From Court Chaos to Contraband: Everything You Need To Know About the YSL Trial

Here's an ongoing timeline of all of the wild things happening at Young Thug and YSL's trial. This list will be updated as the trial continues.


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The YSL trial involving Young Thug and 14 other defendants is already becoming one of the most talked about and biggest court cases in pop culture history for many reasons. It involves one of the biggest entertainers in music at the height of his career, and it’s bringing up a heated debate on the use of rap lyrics in legal proceedings. But people are equally drawn to this case because of the wild and bizarre moments that have nabbed headlines over the last few months. 

In May 2022, Young Thug and Gunna were arrested alongside 28 other people and charged in a 56-count Racketeering Influenced and Corrupt Organizations Act indictment (RICO) indictment. Over a period of several months, Gunna and other associates charged in the case accepted a plea deal, which released them from prison and trial. The initial court proceeding for the federal racketeering case began on Jan. 4 with jury selection, and there have already been several loud outbursts, disruptions, and arrests. The wildest part is that the trial hasn’t officially started yet. 

Below is an ongoing timeline documenting the biggest moments from the courtroom so far. This story will be updated as new events occur.

The process of jury selection in the YSL RICO trial began on Jan. 4, 2023 at a courthouse in Fulton County. The process was established to narrow down the jury pool to 12 jurors and alternates who will sit for the duration of the trial. 

Things took an interesting turn just days into the trial’s jury selection process when Chief Judge Ural Glanville recited the lyrics to Young Thug’s 2016 song “Slime Shit.” “Hey, this that slime shit, hey/YSL shit, hey/Killin’ 12 shit, hey/Fuck a jail shit, hey,” the judge dryly read for the courtroom. “Cookin’ white brick, hey, hey/I’m not new to this, hey, I’m so true to this, hey I done put a whole slime on a hunnid licks, hey, hey,” the judge read out loud. The reading came after the judge listed a series of Georgia laws Young Thug and defendants allegedly broke under the RICO Act.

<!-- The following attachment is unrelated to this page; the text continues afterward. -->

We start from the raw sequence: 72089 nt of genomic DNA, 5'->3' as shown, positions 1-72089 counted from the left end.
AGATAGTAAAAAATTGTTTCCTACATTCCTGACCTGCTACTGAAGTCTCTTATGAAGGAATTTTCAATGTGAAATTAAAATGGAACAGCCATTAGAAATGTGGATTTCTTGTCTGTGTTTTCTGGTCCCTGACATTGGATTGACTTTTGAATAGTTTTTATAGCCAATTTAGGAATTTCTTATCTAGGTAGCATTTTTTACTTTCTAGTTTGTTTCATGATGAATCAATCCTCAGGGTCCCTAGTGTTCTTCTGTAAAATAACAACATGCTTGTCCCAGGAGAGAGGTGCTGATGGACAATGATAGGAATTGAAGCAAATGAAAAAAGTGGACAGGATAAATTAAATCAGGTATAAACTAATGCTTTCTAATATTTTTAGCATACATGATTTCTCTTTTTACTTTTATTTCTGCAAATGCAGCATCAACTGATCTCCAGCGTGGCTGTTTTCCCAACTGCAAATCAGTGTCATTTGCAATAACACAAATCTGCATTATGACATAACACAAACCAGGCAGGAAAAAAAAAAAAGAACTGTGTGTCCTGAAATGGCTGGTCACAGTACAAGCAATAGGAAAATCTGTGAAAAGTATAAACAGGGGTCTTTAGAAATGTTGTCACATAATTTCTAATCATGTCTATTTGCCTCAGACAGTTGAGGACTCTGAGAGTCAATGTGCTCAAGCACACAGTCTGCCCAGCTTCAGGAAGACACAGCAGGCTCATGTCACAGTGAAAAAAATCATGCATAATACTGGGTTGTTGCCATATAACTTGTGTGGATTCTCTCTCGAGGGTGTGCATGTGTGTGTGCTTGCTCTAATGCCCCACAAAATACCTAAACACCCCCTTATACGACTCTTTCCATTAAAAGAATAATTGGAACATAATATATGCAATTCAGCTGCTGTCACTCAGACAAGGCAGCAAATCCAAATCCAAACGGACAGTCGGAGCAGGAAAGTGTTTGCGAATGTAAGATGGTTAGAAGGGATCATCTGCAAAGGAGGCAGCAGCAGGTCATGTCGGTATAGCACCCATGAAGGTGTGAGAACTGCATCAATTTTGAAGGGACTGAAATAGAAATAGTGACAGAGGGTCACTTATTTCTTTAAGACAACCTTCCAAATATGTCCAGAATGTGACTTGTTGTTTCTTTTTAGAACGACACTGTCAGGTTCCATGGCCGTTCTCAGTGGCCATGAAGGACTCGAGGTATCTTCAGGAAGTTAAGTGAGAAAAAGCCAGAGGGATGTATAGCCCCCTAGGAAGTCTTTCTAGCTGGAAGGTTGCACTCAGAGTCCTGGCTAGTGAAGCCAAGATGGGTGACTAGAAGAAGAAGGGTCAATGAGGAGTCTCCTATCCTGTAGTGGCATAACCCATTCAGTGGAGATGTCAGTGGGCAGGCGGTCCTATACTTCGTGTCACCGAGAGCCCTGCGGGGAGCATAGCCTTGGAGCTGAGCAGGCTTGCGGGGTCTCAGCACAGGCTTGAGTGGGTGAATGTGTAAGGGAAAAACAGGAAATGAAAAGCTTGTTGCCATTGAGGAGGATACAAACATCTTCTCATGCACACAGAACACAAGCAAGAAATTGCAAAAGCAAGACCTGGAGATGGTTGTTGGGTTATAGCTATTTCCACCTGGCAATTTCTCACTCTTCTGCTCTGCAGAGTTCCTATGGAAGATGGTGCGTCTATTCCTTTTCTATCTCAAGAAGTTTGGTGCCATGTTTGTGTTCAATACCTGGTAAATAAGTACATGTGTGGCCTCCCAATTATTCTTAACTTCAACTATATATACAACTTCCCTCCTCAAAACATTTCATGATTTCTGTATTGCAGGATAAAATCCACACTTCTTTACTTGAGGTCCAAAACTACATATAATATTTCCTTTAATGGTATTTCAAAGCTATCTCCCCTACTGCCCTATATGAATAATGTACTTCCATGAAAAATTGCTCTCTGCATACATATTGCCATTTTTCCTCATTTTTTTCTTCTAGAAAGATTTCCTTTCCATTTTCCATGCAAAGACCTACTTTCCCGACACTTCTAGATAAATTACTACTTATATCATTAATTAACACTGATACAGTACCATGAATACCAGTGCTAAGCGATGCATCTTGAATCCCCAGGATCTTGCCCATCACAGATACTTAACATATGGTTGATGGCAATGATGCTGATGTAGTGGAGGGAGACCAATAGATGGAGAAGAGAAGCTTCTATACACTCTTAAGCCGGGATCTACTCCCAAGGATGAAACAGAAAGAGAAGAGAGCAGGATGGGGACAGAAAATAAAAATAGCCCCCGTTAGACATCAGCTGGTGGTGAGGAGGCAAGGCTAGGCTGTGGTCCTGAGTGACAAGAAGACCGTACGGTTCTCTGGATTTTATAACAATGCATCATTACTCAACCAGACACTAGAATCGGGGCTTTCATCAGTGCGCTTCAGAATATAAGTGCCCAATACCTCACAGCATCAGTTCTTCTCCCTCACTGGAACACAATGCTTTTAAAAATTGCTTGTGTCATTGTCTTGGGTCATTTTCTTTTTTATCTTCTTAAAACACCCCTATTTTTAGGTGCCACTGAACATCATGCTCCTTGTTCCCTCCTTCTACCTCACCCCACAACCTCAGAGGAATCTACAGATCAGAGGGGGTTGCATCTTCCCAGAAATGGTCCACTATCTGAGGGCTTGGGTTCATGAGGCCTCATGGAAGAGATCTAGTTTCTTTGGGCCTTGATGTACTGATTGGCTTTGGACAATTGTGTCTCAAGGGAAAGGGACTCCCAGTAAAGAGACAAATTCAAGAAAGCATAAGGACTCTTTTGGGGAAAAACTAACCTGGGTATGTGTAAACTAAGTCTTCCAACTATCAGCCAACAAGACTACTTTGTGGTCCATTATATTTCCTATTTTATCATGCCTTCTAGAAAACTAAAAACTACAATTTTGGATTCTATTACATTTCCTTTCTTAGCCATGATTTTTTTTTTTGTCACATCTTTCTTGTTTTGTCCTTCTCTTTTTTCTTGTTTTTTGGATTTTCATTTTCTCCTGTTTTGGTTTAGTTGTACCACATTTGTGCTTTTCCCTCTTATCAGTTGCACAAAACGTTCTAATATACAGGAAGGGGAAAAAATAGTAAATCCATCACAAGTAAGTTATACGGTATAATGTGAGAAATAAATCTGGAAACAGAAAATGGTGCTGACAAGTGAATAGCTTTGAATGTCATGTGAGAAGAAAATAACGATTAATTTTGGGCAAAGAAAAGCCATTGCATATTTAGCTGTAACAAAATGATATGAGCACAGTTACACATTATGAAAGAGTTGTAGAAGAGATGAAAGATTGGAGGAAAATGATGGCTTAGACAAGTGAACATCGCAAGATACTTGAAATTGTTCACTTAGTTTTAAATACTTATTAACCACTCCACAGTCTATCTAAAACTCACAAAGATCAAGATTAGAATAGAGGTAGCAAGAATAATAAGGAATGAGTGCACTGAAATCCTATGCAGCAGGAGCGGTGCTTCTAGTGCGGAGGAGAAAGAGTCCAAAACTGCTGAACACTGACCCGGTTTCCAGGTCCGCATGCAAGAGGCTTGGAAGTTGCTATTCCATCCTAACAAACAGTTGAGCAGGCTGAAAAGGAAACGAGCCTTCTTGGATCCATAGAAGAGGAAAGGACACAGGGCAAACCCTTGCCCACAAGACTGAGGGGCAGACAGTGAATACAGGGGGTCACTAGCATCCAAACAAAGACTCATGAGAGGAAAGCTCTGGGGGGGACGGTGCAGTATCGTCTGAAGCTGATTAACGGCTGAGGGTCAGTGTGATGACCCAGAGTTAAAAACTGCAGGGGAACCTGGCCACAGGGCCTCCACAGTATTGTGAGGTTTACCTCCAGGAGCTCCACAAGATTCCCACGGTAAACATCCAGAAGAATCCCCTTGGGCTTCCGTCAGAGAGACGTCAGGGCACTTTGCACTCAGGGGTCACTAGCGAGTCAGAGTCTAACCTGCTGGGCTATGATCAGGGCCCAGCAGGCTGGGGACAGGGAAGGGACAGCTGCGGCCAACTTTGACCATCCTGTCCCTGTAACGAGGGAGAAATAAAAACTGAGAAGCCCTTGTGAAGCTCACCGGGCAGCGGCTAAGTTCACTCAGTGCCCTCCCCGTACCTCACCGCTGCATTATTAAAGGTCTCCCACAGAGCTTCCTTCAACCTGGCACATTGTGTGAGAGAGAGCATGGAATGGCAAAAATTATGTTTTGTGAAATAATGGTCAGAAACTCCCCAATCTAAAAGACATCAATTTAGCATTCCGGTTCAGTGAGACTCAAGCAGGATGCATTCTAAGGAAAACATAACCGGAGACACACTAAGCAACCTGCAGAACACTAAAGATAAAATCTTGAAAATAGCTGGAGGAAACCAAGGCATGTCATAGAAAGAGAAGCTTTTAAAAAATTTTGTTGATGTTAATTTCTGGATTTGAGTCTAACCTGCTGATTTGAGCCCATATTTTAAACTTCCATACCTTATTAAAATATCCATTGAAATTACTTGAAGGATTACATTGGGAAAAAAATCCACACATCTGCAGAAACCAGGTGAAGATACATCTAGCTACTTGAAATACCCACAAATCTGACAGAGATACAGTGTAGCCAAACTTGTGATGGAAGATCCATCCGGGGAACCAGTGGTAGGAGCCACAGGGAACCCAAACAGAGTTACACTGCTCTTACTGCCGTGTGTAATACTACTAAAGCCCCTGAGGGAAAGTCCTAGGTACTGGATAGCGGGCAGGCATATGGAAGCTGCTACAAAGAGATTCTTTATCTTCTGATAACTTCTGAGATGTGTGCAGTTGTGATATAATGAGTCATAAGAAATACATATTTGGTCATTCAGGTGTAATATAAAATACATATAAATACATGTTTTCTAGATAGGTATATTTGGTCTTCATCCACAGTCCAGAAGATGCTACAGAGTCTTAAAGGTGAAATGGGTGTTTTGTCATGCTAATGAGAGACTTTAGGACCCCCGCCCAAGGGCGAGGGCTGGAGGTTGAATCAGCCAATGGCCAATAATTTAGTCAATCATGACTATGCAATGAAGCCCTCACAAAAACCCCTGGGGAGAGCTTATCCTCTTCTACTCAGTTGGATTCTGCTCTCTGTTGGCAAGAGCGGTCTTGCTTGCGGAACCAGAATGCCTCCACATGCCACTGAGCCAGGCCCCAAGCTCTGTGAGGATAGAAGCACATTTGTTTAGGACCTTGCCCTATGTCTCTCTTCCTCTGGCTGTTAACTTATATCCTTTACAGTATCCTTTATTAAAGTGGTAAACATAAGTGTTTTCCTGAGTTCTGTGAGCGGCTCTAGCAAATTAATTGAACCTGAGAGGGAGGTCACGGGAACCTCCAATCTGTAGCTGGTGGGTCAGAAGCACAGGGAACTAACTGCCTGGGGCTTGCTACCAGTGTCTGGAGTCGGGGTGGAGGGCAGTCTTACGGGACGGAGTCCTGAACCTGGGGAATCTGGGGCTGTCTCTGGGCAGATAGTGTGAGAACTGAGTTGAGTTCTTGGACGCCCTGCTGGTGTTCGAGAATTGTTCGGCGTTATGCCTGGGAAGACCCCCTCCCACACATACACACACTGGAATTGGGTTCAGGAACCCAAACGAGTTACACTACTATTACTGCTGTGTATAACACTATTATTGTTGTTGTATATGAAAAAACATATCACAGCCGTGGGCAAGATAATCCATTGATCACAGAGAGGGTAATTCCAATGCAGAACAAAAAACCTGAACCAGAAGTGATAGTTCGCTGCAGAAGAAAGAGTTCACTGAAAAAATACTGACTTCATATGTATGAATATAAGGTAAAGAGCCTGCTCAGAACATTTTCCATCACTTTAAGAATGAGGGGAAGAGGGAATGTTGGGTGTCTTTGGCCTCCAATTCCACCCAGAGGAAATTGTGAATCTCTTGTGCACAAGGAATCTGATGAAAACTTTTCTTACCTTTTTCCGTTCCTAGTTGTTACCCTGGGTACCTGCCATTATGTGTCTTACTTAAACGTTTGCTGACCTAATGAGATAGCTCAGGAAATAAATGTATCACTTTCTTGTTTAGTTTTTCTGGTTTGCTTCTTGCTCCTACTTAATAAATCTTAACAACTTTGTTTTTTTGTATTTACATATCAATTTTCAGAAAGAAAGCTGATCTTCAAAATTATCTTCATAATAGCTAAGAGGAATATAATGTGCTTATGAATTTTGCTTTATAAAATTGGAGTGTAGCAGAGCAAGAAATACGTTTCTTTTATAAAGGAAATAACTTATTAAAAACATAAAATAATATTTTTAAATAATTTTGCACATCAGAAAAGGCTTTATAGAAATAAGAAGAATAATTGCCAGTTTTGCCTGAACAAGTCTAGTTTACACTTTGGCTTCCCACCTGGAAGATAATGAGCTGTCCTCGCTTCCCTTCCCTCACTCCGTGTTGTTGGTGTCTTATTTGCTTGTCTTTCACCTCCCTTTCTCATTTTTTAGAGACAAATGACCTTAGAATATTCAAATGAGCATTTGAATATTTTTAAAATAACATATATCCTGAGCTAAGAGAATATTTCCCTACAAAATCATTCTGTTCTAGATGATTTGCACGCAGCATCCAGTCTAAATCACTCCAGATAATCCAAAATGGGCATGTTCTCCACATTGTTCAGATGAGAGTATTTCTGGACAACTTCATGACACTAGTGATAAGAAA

On Dec. 15, 2022 rapper Gunna was released from jail after he entered a plea deal in relation to the RICO case. Nearly a month after his release, Gunna broke his silence, posting a photo on Instagram. In the pic, Gunna was sitting on a couch in a living room. The caption read: “Niggas acting like they switching to a side, but it’s only one side.” The caption also included the hashtags #YSLtheLabel (in reference to Young Stoner Life beings labeled a street gang) and #FreeThug&Yak (for Young Thug and Yak Gotti). 

Shortly after the jury selection process began, a court hearing was delayed when Kahlieff Adams, Young Thug’s co-defendant in the RICO trial, was caught handing Young Thug contraband. Video of the incident was captured showing Adams walking up to Young Thug with a concealed item. When a sheriff’s deputy in the courtroom noticed the exchange, he immediately seized the item. According to court documents filed after the incident, the deputies stated the concealed item was Percocet. Deputies also searched Adams, finding Percorcet, marijuana, tobacco, and other contraband “wrapped in plastic and food seasonings to mask the odor.” 

Court was delayed for the day with court documents describing the incident as an “illegal act of possession and distribution, respectively, of contraband inside the Fulton County Courthouse.” Meanwhile, Adams was escorted to a nearby hospital after it was discovered that he ingested other contraband in an effort to hide evidence. 

Teombre Calland, Adams’ attorney told the Atlanta Journal-Constitution, “These allegations are simply that: mere statements made by the State in an effort to thwart the lengthiness of the jury selection process.” Keith Adams, Young Thug’s attorney also commented on the situation, suggesting it was a deflection to the trial at hand. “We’re disappointed because it’s a distraction. You know, Jeffery’s in there. He’s fighting for his life,” the attorney said. “The last thing that he wants to do is engage in any sort of behavior that would jeopardize our chances to trial or cast a bad light on him in a courtroom with four cameras and two different TV cameras.”